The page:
The Education Act could be changed to reward good schools and introduce new sanctions for those doing badly, the government says.
It is reviewing the act, with the aim of setting clearer goals for the education system, and today published a discussion document on possible changes.
The document said schools that were doing particularly well could be given more freedom and decision-making rights, though it did not specify what those might be.
It said changes to the act could include more options for intervening in schools that were not doing well, such as formal warnings, audits, and compulsory changes to the make-up of schools' boards.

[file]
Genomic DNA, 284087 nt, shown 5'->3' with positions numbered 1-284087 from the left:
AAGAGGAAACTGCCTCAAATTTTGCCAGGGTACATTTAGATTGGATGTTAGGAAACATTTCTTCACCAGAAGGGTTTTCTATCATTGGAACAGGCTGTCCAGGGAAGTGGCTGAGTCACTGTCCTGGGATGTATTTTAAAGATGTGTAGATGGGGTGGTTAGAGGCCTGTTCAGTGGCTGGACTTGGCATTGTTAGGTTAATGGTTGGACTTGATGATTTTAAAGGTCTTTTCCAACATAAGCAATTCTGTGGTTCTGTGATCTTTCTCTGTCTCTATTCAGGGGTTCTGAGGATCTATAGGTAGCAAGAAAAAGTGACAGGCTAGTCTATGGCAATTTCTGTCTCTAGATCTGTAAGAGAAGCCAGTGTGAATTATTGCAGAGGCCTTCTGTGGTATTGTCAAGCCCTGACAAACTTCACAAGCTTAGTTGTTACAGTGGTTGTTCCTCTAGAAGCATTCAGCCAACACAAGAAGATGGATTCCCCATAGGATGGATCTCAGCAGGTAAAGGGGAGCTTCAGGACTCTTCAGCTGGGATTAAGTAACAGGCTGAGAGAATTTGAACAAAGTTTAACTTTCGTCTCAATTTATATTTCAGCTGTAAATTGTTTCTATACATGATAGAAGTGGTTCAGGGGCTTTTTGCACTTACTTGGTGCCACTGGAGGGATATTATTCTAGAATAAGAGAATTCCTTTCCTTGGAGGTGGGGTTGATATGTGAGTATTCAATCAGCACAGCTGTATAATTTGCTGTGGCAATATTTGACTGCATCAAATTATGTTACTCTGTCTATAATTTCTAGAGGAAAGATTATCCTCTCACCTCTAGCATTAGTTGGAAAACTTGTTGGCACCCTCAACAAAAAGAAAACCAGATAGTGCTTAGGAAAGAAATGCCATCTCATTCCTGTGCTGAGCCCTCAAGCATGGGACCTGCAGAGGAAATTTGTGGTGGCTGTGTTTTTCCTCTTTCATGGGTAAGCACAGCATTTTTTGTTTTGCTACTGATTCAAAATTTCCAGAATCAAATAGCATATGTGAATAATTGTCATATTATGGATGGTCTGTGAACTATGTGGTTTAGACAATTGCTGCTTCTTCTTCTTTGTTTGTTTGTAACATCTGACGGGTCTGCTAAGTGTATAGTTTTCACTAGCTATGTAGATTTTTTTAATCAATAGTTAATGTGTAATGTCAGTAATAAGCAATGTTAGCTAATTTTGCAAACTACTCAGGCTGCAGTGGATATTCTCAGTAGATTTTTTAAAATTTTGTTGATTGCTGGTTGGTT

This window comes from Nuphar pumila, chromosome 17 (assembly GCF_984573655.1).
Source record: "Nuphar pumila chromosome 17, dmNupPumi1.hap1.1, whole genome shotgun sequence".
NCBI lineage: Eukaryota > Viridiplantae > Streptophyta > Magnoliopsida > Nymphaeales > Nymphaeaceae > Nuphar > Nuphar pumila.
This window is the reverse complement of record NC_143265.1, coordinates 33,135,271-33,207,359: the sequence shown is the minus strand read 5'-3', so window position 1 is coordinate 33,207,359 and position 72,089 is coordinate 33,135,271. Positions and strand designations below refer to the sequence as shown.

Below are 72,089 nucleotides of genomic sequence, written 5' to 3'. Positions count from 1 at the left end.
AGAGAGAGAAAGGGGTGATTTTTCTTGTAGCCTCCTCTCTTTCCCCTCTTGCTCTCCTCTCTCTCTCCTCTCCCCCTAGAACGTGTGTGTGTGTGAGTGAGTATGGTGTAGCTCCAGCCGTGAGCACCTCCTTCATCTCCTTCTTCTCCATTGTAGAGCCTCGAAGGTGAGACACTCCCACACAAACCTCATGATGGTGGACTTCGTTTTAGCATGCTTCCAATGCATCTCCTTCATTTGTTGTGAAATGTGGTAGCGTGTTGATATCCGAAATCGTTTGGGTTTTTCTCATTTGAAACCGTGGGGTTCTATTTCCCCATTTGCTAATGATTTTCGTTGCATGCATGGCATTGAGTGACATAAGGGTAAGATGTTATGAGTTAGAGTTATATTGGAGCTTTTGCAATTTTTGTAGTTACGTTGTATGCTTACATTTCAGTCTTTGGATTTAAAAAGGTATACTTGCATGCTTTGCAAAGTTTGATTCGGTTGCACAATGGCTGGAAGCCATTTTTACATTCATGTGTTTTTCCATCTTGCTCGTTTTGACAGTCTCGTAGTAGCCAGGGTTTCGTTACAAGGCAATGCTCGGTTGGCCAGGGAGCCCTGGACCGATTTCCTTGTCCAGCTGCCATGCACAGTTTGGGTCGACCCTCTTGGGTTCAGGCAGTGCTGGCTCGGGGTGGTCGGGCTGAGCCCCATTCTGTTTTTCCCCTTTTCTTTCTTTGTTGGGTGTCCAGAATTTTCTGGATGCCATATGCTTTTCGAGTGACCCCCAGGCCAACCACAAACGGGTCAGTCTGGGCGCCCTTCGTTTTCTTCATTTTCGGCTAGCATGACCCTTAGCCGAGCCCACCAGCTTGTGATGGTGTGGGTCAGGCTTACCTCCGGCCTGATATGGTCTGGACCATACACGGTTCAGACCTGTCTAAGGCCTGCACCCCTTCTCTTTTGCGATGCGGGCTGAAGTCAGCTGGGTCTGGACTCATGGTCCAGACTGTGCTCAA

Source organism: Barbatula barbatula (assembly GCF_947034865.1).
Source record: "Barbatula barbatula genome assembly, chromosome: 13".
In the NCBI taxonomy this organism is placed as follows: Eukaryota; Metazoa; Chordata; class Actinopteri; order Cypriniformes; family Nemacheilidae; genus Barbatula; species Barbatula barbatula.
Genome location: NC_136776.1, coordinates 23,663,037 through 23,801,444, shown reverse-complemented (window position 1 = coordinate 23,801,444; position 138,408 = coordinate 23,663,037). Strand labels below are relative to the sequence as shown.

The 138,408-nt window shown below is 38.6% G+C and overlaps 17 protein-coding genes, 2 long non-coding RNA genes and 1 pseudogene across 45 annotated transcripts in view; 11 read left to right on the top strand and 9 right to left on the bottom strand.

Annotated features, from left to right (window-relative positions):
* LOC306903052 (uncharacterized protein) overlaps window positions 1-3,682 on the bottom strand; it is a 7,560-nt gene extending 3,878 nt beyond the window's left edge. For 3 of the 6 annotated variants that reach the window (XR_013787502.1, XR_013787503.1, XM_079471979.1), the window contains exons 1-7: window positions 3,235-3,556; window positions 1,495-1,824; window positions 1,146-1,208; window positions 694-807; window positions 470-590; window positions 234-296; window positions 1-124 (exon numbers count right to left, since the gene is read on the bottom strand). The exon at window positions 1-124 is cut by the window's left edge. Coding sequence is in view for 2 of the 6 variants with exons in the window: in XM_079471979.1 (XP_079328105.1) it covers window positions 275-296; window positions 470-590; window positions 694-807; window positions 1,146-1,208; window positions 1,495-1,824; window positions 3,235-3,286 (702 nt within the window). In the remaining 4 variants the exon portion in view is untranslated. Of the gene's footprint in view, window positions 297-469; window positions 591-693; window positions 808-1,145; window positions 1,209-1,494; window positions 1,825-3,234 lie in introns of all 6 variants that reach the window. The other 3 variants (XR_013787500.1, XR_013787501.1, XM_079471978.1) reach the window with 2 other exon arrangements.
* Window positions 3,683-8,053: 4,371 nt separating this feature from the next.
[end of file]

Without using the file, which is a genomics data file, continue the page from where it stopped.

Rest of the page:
As reported by RNZ News earlier this year, the document also suggests making it easier for one board to govern several schools and for schools to accept new entrants in groups on set dates, rather than as soon as they turn five.
Education Minister Hekia Parata said the government wanted to change the Education Act so it could intervene more quickly in struggling schools.
The review suggested interventions that had a lower threshold than current options, and could occur much earlier, she said.
At other end of the spectrum, high-performing schools could be given more freedoms.
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